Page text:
The campaign committee for newly-elected Democrat representative T.J Cox of California spent over $12,000 dollars with a single catering entity in Washington D.C., just days after he was sworn in as a freshman legislator and while the federal government was still shut down, according to campaign filings with the Federal Election Commission.
The spending represented more than 20 percent of the committee's total expenditures for the entire first quarter ending in March.
The same FEC filings do not show any significant cluster of donations to Cox's campaign committee around the same time frame, suggesting that the event (or events) may not have been fundraisers.
All of the expenses, itemized on the filings as beginning on Jan. 8 and continuing to Jan. 10, were made with Michelin-recommended Ambar restaurant, "the first modern, international Balkan cuisine restaurant in DC."
The Cox congressional office did not directly address questions related to the spending from the Free Beacon.
The freshman lawmaker who represents part of California's San Joaquin Valley has recently been asked to account for numerous other dealings and issues in his past.
Recent reports from the largest paper in Cox's district, the Fresno Bee, have raised questions about his financial disclosures as well as other prior tax and business issues.
For example, Cox "failed to disclose several business interests during his most recent congressional candidacies, including the fact that he sits on the board of a for-profit Canadian mining company," according to one of the Bee reports.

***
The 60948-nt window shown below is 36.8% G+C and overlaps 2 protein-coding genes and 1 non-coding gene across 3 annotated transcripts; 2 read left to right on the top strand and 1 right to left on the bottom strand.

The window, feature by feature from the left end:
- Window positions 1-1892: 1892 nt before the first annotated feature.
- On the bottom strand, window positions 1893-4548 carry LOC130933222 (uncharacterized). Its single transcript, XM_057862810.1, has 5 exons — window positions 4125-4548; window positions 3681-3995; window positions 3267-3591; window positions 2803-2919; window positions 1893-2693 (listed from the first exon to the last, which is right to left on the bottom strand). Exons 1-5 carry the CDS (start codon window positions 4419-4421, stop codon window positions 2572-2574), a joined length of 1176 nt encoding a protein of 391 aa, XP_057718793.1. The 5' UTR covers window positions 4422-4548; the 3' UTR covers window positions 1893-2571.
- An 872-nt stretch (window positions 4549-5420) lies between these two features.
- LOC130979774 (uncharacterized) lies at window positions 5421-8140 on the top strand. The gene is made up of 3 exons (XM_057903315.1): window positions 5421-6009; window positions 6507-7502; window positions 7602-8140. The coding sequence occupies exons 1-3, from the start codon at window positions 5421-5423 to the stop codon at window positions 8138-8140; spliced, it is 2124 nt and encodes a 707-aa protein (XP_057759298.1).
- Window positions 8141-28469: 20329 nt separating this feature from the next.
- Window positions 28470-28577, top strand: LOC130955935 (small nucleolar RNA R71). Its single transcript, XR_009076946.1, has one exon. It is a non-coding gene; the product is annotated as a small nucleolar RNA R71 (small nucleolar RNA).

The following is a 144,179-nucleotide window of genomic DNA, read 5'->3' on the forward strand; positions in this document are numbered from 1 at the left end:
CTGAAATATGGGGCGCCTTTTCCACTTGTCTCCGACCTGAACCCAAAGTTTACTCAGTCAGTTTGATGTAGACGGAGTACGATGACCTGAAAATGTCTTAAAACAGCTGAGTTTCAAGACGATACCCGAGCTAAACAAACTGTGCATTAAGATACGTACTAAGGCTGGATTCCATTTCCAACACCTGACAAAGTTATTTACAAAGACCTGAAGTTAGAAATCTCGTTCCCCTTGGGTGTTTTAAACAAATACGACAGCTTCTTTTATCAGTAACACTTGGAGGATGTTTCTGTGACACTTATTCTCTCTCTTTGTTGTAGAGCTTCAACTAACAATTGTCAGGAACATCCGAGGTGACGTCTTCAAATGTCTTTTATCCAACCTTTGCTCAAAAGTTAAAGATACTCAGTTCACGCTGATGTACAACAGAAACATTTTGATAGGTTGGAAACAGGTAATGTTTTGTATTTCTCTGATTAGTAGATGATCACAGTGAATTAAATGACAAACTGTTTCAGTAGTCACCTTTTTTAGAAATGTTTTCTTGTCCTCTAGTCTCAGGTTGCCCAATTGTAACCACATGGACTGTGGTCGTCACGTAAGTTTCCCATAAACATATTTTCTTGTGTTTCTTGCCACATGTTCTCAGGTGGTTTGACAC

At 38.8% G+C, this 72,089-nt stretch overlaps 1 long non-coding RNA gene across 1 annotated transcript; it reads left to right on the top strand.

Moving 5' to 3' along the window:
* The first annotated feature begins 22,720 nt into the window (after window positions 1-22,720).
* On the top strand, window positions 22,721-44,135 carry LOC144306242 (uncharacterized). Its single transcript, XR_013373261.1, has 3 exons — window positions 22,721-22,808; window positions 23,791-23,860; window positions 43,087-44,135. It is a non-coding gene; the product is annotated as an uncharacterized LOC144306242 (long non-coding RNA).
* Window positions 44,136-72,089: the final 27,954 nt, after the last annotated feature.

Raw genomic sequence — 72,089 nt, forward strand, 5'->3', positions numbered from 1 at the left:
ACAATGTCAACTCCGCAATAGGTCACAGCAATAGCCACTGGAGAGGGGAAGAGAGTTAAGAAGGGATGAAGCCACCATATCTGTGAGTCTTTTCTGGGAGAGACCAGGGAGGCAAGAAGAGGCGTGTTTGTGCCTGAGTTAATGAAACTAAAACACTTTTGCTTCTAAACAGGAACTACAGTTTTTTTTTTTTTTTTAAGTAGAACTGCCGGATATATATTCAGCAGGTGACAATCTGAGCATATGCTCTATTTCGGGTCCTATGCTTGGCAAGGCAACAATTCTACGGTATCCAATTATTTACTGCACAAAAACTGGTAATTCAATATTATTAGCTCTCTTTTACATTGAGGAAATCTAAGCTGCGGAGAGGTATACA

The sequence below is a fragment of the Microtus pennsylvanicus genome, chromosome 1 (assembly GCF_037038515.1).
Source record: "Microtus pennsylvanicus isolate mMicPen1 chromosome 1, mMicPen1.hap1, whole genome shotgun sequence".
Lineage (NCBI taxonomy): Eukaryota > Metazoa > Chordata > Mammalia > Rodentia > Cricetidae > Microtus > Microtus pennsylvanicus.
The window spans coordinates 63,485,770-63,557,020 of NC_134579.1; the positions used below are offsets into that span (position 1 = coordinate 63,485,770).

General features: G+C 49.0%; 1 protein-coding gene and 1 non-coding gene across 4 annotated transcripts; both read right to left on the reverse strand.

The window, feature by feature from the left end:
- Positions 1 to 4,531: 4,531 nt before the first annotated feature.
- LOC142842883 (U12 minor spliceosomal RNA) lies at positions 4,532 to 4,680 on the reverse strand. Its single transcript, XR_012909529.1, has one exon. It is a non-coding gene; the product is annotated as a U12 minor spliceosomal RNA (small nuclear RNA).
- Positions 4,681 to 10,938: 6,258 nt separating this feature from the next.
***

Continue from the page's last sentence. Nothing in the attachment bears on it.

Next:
Meanwhile, the Fresno County district attorney's office is investigating a nonprofit for which Cox had served as the treasurer, after an audit released this February by the city of Fresno raised numerous issues about the entity's accounting practices.
Documents from the first week of March show Cox severed his ties with the nonprofit, the Central Valley Community Sports Foundation, so Cox was still serving as treasurer at the time.
The same nonprofit also operates a community ice rink in the Fresno area, which was sued last week by two children who allege they were discriminated against because of their wheelchairs.
In a recent television interview with a Fresno TV station, Cox appeared to imply that some of the Bee‘s reporting might have arisen out of an "agenda" and suggested the reporting was "inaccurate."
Cox's victory in 2018 over incumbent Republican David Valadao was the last house race in the country to be decided, taking until December to finalize with a difference of less than 1,000 votes between the two candidates.